After arriving back in Australia, Mary continued to write, becoming increasingly involved in the literary community. She wrote for several bulletins and journals and published her first collection of poetry, ‘Marri’d and other Verses’, in 1910. Mary continued to publish poetry and prose over the next five decades, becoming particularly prolific throughout the Second World War. Mary also became increasingly involved in political activism. She was a champion for Aboriginal rights, industrial arbitration, prison reform, and freedom of the press and often discussed these causes in her poetry and other works. As a friend of her described, “one almost senses an invisible army behind Mary Gilmore when her sense of justice is aroused”. Both her literary works and her activism has made Mary Gilmore an important figure in Australian history. She is now commemorated in Australia by being featured on the ten-dollar bill.
Student of Charles Sturt University from 2001 to 2003, graduating with distinction in May 2004 with a Bachelor of Arts (Communication - Theatre and Media). A memorial fund was established by Lyndey Milan and John Caldon in 2011 following his death on 17 April that year from acute myeloid leukaemia. The Blair Milan Memorial Fund now aims to support The Blair Milan Scholarship (awarded to students studying Theatre/Media at Charles Sturt University) and The Blair Milan Tour (which helps to support the presentation of the work of final year Theatre/Media students to Australian audiences). In 2017, the Fund stood at $115,006.11.
- Government agency
Student of Riverina College of Advanced Education, 1972-1975.
- Tertiary Institution
- Community group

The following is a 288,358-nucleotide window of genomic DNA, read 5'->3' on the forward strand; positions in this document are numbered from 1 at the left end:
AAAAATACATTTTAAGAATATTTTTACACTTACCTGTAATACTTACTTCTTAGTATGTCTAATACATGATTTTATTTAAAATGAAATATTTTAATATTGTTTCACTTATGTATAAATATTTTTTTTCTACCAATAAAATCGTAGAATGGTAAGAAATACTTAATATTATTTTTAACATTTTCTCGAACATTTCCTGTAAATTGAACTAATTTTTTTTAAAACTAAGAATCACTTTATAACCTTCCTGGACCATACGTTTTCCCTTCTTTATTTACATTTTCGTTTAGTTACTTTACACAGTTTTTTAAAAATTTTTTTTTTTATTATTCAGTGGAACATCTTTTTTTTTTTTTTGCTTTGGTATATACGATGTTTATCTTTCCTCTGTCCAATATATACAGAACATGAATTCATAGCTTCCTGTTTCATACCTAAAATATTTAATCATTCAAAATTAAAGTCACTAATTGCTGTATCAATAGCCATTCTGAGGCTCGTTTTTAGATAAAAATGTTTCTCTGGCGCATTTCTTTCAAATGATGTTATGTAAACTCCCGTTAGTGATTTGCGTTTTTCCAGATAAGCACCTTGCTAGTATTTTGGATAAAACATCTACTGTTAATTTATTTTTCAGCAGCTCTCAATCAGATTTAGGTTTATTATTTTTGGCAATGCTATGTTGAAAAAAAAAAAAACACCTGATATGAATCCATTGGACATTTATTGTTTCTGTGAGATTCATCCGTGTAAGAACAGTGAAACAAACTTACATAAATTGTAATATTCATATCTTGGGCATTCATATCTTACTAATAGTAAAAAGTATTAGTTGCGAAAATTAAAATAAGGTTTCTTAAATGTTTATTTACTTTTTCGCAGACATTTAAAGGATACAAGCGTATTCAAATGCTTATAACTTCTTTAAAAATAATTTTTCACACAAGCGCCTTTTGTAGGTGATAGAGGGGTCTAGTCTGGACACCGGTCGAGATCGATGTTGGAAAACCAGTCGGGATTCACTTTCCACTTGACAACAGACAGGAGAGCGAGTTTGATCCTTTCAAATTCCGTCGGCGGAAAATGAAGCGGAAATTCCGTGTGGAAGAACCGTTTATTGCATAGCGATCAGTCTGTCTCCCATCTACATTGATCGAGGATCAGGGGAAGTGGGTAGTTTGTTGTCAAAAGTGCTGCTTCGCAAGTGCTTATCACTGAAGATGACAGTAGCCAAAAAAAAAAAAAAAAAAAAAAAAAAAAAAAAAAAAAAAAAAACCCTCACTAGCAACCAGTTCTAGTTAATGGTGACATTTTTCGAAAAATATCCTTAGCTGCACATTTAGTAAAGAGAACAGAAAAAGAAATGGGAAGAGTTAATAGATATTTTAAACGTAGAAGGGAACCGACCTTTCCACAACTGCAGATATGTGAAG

- 1962 -
The Australian Society of Soil Science was established in 1955 in Melbourne with their stated objectives being "the advancement of soil science and studies therein with particular reference to Australia", and "to provide a link between soil scientists and kindred bodies within Australia and between them and other similar organisations in other countries."
7 years later, the Riverina Branch was established in 1962.
Today, the Australian Society of Soil Science Incorporated, known as Soil Science Australia is a not-for-profit, professional association for people interested in the responsible management of Australia’s soil resources. Members work in government departments, research organisations, universities and private enterprise and reside across Australia and overseas. It is a member of the International Union of Soil Sciences.
The Federal Council of the Society coordinates and oversees the federation of seven branches. Each branch has its own committee responsible for organising local educational, professional development and networking events.
Albert Green died on 29 June 1980 at "Greenleaf", Kanglara (near Boorowa).
- 18 April 1947 - 7 December 2015
- Tertiary Institution
- 1974 -
Rivcol Drama was established as the dramatic society of the Riverina College of Advanced Education (later the Riverina-Murray Institute of Higher Education). With the change to Charles Sturt University, Rivcol Drama became the University Theatre Ensemble (also known as UTE).